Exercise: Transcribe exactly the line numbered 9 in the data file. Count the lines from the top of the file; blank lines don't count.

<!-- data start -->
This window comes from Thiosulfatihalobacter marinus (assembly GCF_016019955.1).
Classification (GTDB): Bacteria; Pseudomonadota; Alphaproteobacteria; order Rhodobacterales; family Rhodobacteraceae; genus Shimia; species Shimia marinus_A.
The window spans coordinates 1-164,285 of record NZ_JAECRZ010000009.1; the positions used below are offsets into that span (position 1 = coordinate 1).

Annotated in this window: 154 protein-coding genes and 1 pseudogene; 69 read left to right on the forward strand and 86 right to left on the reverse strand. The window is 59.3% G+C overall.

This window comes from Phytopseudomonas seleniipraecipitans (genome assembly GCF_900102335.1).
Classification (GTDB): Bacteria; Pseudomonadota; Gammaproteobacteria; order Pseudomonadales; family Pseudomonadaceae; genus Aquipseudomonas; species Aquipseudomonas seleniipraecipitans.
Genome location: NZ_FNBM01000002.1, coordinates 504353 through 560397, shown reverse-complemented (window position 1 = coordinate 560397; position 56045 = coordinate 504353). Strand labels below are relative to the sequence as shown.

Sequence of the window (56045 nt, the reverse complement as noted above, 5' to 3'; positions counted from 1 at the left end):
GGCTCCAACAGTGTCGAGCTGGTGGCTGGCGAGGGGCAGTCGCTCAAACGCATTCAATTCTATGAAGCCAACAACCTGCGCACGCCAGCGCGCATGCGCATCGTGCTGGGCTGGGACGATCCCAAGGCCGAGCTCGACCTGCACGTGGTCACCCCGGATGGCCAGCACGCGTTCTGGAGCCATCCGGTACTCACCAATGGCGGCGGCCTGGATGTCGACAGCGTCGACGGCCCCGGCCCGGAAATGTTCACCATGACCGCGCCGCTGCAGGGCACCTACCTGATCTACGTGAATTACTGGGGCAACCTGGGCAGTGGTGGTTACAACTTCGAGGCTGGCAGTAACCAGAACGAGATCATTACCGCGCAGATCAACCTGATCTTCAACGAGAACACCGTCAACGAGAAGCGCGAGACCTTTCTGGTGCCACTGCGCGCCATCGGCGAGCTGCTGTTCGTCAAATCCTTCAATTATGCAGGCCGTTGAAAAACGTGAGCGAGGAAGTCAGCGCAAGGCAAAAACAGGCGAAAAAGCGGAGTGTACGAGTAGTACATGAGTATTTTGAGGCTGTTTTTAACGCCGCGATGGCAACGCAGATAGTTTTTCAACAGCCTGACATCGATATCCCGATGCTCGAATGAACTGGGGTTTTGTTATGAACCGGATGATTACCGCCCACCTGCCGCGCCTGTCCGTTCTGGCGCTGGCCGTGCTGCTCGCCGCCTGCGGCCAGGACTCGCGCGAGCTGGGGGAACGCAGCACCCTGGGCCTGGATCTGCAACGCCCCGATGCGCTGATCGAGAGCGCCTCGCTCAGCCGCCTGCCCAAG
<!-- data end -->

GGCTCCAACAGTGTCGAGCTGGTGGCTGGCGAGGGGCAGTCGCTCAAACGCATTCAATTCTATGAAGCCAACAACCTGCGCACGCCAGCGCGCATGCGCATCGTGCTGGGCTGGGACGATCCCAAGGCCGAGCTCGACCTGCACGTGGTCACCCCGGATGGCCAGCACGCGTTCTGGAGCCATCCGGTACTCACCAATGGCGGCGGCCTGGATGTCGACAGCGTCGACGGCCCCGGCCCGGAAATGTTCACCATGACCGCGCCGCTGCAGGGCACCTACCTGATCTACGTGAATTACTGGGGCAACCTGGGCAGTGGTGGTTACAACTTCGAGGCTGGCAGTAACCAGAACGAGATCATTACCGCGCAGATCAACCTGATCTTCAACGAGAACACCGTCAACGAGAAGCGCGAGACCTTTCTGGTGCCACTGCGCGCCATCGGCGAGCTGCTGTTCGTCAAATCCTTCAATTATGCAGGCCGTTGAAAAACGTGAGCGAGGAAGTCAGCGCAAGGCAAAAACAGGCGAAAAAGCGGAGTGTACGAGTAGTACATGAGTATTTTGAGGCTGTTTTTAACGCCGCGATGGCAACGCAGATAGTTTTTCAACAGCCTGACATCGATATCCCGATGCTCGAATGAACTGGGGTTTTGTTATGAACCGGATGATTACCGCCCACCTGCCGCGCCTGTCCGTTCTGGCGCTGGCCGTGCTGCTCGCCGCCTGCGGCCAGGACTCGCGCGAGCTGGGGGAACGCAGCACCCTGGGCCTGGATCTGCAACGCCCCGATGCGCTGATCGAGAGCGCCTCGCTCAGCCGCCTGCCCAAG